It’s one of those performances that must be a caricature, and yet is not. Hepburn never wavered from expressing every weird truth she felt, such as the hope that there’s no afterlife but the quiet pleasure of rotting in the ground, not having to “rake anymore leaves.” The point is valid, for there isn’t a single person on this earth who hasn’t wished to cease existing while raking a yard.

Read on!

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5. Christian Bale as Dicky Eklund in The Fighter

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Like Christian Bale was ever going to pass up a chance to lose a butt-ton of weight for a role. If you asked this guy to play Gumby he’d dye himself green and sew all his fingers together, but the weirdest part would be when he’d actually pull the role off.

We’ve all had someone like Dicky Eklund in our lives at some point. Someone who is retrospectively hilarious, but in the moment serves as a royal pain in the ass. One of those delightful souls that can only be appreciated from a distance. Bale does a fantastic job at it, having spent weeks upon months hanging out with the real Dicky Eklund in Lowell, Massachusetts studying his exact mannerisms and speech patterns.

It’s pretty amazing… I mean, the weight loss is one thing, but can you imagine having to spend time in Lowell, Mass? That’s commitment right there.

4. Thandie Newton as Condoleezza Rice in W

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Okay, this isn’t so much of a biopic as it is a cinematic guess. That said – a disturbing amount of it was based on actual accounts of our former president’s less than flattering past, well… depending on who you talk to of course.

Accuracy aside, you can’t deny how well everyone played their part, and while it wasn’t a particularly huge part, Newton’s Condoleezza Rice seemed like the clear victor amongst victors. There’s no way to say it besides uncanny. She just looked and sounded like Rice. End of story. This is especially amazing considering how not at all alike these two look and talk, Newton being a good 20 years younger and British. It’s no wonder then that the actress struggled with the part, taking months to perfect the role.

3. James D’Arcy as Anthony Perkins in Hitchcock

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If you haven’t seen Hitchcock yet, you should. The film is filled with very large personalities, all orbiting the biggest of personalities in Alfred Hitchcock. While everyone does a fantastic job managing these giant egos, the only character in the film that invoked audible gasps in the theater happened to be the most passive one. When I say, “audible gasps” I’m not exaggerating either. I literally heard people gasping when I saw this film.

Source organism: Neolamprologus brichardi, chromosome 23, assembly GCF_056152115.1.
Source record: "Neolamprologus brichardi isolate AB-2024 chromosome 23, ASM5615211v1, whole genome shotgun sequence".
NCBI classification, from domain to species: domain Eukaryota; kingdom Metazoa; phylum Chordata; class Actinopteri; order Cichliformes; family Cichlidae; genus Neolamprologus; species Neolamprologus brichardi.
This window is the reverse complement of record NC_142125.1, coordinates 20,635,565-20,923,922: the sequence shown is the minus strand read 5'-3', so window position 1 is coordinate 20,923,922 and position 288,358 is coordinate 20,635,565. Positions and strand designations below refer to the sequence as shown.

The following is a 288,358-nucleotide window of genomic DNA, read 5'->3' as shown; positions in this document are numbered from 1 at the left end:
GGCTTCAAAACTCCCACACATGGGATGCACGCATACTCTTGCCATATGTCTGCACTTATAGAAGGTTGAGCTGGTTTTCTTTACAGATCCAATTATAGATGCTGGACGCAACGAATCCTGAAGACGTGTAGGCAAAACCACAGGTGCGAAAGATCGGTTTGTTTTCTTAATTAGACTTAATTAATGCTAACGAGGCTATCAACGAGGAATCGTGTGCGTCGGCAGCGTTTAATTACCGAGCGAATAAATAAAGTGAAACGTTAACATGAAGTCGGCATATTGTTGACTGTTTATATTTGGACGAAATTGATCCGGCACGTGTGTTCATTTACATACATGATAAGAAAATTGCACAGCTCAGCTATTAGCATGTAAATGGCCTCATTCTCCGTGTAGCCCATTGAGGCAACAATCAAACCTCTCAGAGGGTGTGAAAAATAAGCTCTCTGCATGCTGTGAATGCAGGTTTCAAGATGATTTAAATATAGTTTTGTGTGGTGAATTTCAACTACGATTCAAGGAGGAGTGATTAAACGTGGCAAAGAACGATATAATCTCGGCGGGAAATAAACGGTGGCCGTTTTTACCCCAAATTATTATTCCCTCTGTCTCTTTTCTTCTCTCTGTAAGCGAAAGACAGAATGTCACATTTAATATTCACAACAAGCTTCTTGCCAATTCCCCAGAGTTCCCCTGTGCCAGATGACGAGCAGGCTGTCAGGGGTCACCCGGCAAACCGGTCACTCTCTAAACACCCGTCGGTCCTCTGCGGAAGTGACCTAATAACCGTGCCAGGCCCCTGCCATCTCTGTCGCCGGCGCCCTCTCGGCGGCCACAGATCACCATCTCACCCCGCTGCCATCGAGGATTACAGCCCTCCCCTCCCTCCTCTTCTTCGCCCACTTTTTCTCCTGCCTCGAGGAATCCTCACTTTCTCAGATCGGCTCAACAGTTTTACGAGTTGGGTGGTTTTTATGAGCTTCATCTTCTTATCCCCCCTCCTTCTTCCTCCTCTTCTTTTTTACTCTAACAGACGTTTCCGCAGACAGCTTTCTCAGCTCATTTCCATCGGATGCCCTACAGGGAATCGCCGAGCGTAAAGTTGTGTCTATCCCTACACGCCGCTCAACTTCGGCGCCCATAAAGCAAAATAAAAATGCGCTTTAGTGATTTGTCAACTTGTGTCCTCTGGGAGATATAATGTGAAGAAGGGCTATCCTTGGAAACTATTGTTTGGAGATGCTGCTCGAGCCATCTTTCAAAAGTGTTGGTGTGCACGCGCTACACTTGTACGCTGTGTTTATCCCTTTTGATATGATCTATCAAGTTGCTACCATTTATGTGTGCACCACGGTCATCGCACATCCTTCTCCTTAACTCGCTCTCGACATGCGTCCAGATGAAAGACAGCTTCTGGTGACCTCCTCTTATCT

The reason why is evident when you watch it; while D’Arcy doesn’t look perfectly like Perkins – his tone and facial expressions are, for lack of a better word, exact. It’s spooky. And being someone unfamiliar with D’Arcy as an actor, my assumption was that he was chosen because he at least sounded similar to Perkins – turns out I was very wrong.

2. Benicio del Toro as Oscar Zeta Acosta in Fear And Loathing In Las Vegas

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It might not be the most accurate on this list, but if there were ever a more outstanding portrayal of someone brave enough to hang out with Hunter S. Thompson, I’d like to see it. It’s hard to purge the image of a grown man fully clothed in a rubbish-filled bathtub wielding a hunting knife and listening to Jefferson Airplane. That kind of stuff stays in there.

While technically playing a character known only as Dr. Gonzo – the role in the book and film was based around attorney Oscar Zeta Acosta, who Del Toro gained 45 pounds to play and ended up looking remarkably like. The level of insanity shown, however, is debatable. It’s hard to confirm the validity of one account of a series of events when that account is seen through the lens of narcotics and booze. But hey, that could be said about pretty much everything that happened in the 60s and 70s.

1. Martin Landau as Bela Lugosi in Ed Wood

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Sure, Martin Landau won an Oscar, several Film Critic Awards, a SAG Award, Saturn Award, as well as a Golden Globe Award for his incredible reproduction of legend Bela Lugosi – but you’re not truly there until people on the internet are making lists about you, right? Lists are, as you know, the highest form of reverence. Why do you think we make so many around food, the very thing that sustains our life?

Anyway, there’s not much to say about it. This film could not have been cast better than it did; this entire list could have just been from this film. And yet from it all, Landau stands triumphantly above it all, conquering the conquerors like some kind of acting He-Man.